“A number of them have been doing a lot related to coronavirus issues so anything that is over and above regular payroll, we can use funds for them,” Stroeher said. 

Stroeher reminded departments that expenses related to coronavirus need to be tracked separately and given to the county auditor to be documented.

“That is extremely important,” Stroeher said. “We don’t want to have an avalanche of expenses that we weren’t able to document and then we have to send that money back.”

Commissioners OK’d the application to submit expenses.


County bridge work

Pct. 2 Commissioner Keith Kramer requested work be done at a low-water crossing on Usener Road.

Kramer said currently the bridge is unstable and large vehicles that travel over it, have felt the bridge shift. Allen Keller Company has agreed to do the repairs. 

“When they came to look at it, they said a good rain could wash it out, so we need to approve this proposal to replace and repair the bridge,” Kramer said. 

Estimated cost to fix the bridge is $79,235. Funds to fix the bridge are eligible for emergency repair under Local Government Code 262. The code states that discretionary exemptions can be made by the commissioner’s court if: 

An item that must be purchased in a case of public calamity if it is necessary to make the purchase promptly to relieve the necessity of the citizens or to preserve the property of the county;

An item necessary to preserve or protect the public health or safety of the residents of the county;

An item necessary because of unforeseen damage to public property. 

“I think any of those three might fit in this case,” said Larry Crump, county auditor.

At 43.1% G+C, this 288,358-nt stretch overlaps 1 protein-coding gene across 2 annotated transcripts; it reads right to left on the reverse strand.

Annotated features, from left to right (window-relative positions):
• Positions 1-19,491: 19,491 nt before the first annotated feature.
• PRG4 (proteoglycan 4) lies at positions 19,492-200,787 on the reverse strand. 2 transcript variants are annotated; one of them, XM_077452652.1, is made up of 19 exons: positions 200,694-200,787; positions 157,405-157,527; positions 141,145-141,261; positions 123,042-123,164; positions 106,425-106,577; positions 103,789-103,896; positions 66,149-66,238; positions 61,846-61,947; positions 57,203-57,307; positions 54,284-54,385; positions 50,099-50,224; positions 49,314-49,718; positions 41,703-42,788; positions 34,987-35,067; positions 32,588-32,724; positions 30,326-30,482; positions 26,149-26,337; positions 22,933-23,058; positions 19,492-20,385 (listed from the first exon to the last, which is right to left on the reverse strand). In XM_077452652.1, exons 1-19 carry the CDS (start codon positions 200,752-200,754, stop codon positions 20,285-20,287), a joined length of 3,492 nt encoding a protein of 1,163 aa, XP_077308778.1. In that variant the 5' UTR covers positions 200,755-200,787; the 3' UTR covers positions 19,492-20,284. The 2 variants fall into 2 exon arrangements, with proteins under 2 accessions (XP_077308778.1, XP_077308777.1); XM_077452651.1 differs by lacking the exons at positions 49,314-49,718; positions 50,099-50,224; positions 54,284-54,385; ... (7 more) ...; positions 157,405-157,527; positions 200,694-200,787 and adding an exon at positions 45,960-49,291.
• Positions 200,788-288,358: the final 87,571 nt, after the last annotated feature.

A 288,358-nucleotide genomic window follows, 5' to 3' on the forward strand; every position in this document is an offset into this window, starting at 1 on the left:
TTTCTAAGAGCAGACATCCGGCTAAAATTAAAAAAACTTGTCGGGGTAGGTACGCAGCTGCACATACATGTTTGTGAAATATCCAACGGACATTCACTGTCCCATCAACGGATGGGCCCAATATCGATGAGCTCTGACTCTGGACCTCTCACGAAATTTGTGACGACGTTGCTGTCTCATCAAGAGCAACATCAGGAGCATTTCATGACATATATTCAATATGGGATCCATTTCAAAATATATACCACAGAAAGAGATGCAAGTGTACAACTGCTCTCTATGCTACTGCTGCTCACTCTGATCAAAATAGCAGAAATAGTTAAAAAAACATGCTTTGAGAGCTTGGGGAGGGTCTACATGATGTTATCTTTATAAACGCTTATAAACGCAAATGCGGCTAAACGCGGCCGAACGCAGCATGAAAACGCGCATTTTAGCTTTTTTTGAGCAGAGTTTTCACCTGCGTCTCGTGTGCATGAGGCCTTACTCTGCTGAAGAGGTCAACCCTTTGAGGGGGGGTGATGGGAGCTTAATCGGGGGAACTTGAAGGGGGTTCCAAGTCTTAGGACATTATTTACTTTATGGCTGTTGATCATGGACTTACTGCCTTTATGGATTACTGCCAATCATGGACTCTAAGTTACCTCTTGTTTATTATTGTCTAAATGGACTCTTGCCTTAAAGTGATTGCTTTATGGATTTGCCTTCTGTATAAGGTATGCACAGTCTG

Monies to complete the project would not come out of the Precinct 2 budget, but rather make a budget amendment, as stated in Local Government Code 111.141, if the court makes an amendment because it is an emergency.

Crump stated that Kramer does not have resources to complete the project without making budget amendments authorized by the court. It would be considered an addition.

Making the change would mean Kramer would not be able to complete all budgeted paving projects if he took funds from the road materials budget. 

In the meantime, signs will be put up to limit heavy truck traffic on the road, as many trucks use it to get from U.S. 290 West to Tivydale. 

“This would help prevent further damage and Allen Keller said it could get to the project soon,” Kramer said. 

The request was approved as per the Local Government Code. 


Hand sanitizer donation

Gillespie County Sheriff Buddy Mills accepted a donation of hand sanitizer on behalf of the county. 

Mills was contacted by Indorama Ventures, a chemical holding company based in Asia. The company produces polyethylene, polypropylene, fertilizers and medical gloves, according to its website. 

The county received 500 gallons of the hand sanitizer, which Mills said will be distributed throughout county departments, including the court house, annexes and the jail.

Commissioners approved the donation.


Commissioners also:

•  Approved an annual subscription used to help digitize voter registration records.

•  Commissioners received a presentation from Mustard Designs, the company that is helping design the county’s new AgriLife and Facilities Maintenance buildings. 

•  Set a meeting for 9 a.m. Monday, June 8 at the Gillespie County Courthouse.